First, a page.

I have long fought efforts to politicize financial decisions. Sadly, this is something we continue to see at the federal level. For example, look at the U.S. Securities and Exchange Commission (SEC). The SEC’s primary focus should be shoring up the strength and stability of the U.S. capital markets. Instead, under the direction of Chairman Gary Gensler, the agency has proposed regulations that would require all publicly-traded companies to disclose climate change related information.
There are a number of problems with this proposal. The SEC already requires these companies to disclose material information and various companies disclose climate-related information because it is material to their business. Telling companies this information is material, regardless of whether such a determination has been made, weakens the current disclosure system. Further, this reporting burden would be imposed on stakeholders nationwide, including agricultural producers, at a time when they already face considerable compliance, fuel, labor and other high input costs.
Even more concerning, the SEC is sidestepping Congress and undermining our constitutional system of checks and balances. Because Democrats in Congress have been unable to enact radical climate policy through legislation, unelected bureaucrats in the Biden administration are now implementing their preferred agenda through regulation, with little regard for American businesses. Congress did not give the SEC authority to do this, and I am fighting this heavy-handed federal overreach.
• In April, I joined my Republican colleagues on both the Senate Banking and Senate Environment and Public Works Committees in opposing the proposal and calling for its withdrawal.
• On June 10, 2022, along with fellow U.S. Senator for Idaho, Jim Risch, and 30 of our Senate colleagues, we called on the SEC to rescind this overreaching proposal that would place unworkable climate disclosure regulations on farmers, ranchers and agriculture producers.
• Also in June, I joined fellow Banking Committee Republicans in asking the SEC to provide more information related to its 500-page proposed climate disclosure rule. We stressed the rule will impose enormous costs on the entire U.S. economy if it takes effect.
• After the SEC provided an inadequate response to our concerns, we called on the SEC to provide prompt answers to the concerns while expressing concerns with the SEC’s lack of transparency, especially with such a sweeping new regulation that will harm consumers, workers and the entire U.S. economy.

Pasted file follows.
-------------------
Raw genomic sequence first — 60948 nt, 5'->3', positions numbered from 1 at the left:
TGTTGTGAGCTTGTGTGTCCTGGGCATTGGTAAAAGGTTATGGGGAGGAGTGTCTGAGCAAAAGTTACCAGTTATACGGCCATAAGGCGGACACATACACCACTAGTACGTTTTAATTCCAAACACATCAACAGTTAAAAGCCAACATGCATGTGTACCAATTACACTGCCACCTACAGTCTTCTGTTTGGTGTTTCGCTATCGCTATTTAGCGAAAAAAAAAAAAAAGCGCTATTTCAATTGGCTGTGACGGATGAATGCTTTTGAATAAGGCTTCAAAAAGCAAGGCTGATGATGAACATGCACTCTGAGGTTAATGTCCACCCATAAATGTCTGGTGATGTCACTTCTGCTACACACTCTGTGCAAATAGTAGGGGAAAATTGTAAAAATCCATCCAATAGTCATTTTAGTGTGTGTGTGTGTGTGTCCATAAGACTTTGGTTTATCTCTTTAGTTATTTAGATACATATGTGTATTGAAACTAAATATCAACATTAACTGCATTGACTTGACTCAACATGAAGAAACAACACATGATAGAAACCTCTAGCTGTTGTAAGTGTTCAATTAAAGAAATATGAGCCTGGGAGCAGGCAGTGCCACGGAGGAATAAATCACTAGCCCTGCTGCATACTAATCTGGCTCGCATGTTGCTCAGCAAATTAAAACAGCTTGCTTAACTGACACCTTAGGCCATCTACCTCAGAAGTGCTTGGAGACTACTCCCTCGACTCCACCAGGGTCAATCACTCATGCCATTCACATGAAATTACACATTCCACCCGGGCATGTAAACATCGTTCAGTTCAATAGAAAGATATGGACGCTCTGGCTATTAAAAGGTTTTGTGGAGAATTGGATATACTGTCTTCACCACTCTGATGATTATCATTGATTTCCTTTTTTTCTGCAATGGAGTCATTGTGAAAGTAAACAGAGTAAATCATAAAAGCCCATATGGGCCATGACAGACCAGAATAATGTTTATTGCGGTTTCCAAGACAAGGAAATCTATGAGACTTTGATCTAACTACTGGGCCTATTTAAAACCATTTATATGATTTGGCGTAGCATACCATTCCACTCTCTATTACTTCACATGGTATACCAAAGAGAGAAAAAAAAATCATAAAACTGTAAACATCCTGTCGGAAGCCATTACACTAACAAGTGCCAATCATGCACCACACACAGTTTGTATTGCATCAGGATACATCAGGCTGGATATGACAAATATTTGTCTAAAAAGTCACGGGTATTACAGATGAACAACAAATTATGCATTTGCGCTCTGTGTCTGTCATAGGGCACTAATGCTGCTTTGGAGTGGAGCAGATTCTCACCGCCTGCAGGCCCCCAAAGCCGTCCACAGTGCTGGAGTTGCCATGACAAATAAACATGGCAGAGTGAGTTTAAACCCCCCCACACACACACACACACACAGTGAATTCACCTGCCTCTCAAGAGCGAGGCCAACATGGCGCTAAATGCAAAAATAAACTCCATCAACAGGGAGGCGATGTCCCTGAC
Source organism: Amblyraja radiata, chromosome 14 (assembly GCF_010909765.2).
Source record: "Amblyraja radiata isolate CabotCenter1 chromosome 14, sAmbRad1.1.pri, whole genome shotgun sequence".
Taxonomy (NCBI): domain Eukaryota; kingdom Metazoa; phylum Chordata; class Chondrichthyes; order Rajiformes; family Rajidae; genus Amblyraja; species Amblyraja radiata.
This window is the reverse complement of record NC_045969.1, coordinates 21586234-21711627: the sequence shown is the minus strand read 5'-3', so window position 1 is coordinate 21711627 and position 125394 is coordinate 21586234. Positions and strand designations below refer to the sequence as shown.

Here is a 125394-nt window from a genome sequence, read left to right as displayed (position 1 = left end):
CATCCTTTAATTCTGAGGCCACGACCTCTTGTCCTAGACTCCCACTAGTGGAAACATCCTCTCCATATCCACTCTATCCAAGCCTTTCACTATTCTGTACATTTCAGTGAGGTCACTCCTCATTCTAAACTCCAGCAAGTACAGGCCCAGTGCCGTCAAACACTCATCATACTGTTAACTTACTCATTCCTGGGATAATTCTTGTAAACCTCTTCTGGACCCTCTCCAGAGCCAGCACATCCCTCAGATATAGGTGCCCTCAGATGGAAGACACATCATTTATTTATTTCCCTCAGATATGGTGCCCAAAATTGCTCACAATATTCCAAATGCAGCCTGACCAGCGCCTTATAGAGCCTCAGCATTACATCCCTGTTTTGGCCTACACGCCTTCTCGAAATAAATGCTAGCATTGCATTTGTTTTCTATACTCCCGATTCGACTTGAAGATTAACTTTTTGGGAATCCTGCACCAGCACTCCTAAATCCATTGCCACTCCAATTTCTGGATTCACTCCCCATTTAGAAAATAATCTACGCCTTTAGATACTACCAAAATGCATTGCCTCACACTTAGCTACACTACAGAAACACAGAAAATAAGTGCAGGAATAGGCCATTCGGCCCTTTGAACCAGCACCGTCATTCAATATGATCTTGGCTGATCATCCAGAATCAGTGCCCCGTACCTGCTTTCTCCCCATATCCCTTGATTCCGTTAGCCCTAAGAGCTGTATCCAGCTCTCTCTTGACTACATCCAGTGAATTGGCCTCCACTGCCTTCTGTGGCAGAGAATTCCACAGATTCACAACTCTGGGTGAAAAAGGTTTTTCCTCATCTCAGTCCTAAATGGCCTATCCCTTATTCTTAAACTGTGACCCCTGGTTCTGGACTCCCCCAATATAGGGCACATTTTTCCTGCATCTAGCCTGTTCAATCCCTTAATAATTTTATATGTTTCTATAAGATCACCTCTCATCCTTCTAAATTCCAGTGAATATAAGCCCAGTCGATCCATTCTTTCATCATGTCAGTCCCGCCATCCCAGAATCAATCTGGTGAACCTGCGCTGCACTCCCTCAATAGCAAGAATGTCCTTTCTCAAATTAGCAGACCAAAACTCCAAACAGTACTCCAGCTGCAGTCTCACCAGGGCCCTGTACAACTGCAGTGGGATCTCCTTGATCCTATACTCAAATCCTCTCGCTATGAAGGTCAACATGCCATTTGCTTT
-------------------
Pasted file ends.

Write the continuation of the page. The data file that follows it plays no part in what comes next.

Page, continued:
• To further reinforce this effort, in July, Senator Risch and I cosponsored S. 4610, the Food and Energy Security Act, which would require the federal financial and securities regulators to provide an analysis of the real-world impacts that their ESG climate rules would have on American energy and agriculture producers and consumers’ food, electricity, and gas prices.
The Biden administration should not circumvent our system of government and implement its own agenda beyond the scope of federal law. As we pointed out in the recent letter to SEC Chairman Gensler, the U.S. Supreme Court issued a major decision that reinforces the importance of congressional oversight of the SEC’s climate disclosure rule. We wrote, “In West Virginia v. EPA, the Supreme Court ruled that the executive branch and its agencies, including financial regulators, cannot use creative, new interpretations of existing law to pretend they have legal authority to support sweeping policy changes that Congress never intended. Unfortunately, the SEC appears to be trying to act in precisely this way with its climate disclosure rule.”
Imposing repressive regulation and subjective standards onto industries the Biden administration views as disfavored is a disservice to Idaho businesses, employees and investors, and is beyond the scope of the Administration’s authority. I will continue to fight this overreach.